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Using scaffolding strategies for improving student science practical skills
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Paper presented at the 12th Hawaii International Conference on Education, Honolulu, Hawaii, 5-8 January 2014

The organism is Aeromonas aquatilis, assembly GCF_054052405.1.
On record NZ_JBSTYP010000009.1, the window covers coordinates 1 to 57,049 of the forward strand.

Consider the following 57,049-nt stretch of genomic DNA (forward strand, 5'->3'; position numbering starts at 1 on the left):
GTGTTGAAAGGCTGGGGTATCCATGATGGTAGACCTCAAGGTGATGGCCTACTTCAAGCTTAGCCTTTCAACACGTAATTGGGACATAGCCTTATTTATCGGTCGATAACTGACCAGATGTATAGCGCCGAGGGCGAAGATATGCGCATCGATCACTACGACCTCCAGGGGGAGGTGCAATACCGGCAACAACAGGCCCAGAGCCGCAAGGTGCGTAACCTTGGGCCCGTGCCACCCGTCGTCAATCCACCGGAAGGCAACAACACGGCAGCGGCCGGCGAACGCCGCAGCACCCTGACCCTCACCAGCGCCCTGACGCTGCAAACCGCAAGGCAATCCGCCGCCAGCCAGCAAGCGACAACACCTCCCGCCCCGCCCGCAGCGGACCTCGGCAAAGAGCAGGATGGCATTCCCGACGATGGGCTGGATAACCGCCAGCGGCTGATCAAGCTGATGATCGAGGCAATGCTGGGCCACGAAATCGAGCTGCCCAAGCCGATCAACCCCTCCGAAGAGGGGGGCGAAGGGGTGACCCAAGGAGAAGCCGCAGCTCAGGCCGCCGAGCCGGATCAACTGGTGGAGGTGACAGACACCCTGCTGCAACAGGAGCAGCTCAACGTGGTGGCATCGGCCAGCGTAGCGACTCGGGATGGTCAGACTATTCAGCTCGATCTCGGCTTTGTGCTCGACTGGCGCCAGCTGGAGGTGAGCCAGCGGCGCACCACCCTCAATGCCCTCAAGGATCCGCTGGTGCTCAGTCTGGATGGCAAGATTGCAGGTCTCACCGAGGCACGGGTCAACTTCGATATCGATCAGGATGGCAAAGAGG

Learning in the 21st century is focused on information management and students are expected to be developed as inquiry learners instead of just knowledge gatherers. As inquiry learners, they have to be observant, for example when conducting experiments in the laboratory, and to make use of information to solve or complete science-related problems or tasks. Traditionally, science practical skills are assessed through single-session laboratory-based examinations and students are prepared through drill-and-practice strategies. However, school systems around the world today have chosen to adopt course-based science practical assessment which assesses students on their abilities to identify and select appropriate hands-on skills when conducting laboratory experiments. Thus, there is a need to help students prepare for this change in practical assessment format and one established way is the use of scaffolding strategies. Although scaffolding is a tried and tested method to help students master new knowledge and skills in many school subjects, its effectiveness in school science practical work has not been thoroughly investigated. This paper reports some of the current work done in Singapore schools where the use of scaffolding strategies in preparing students for school-based practical assessment is being studied. The findings from these studies are significantly positive and do indicate the potential of scaffolding strategies in helping students become more motivated and skilful in science practical work.
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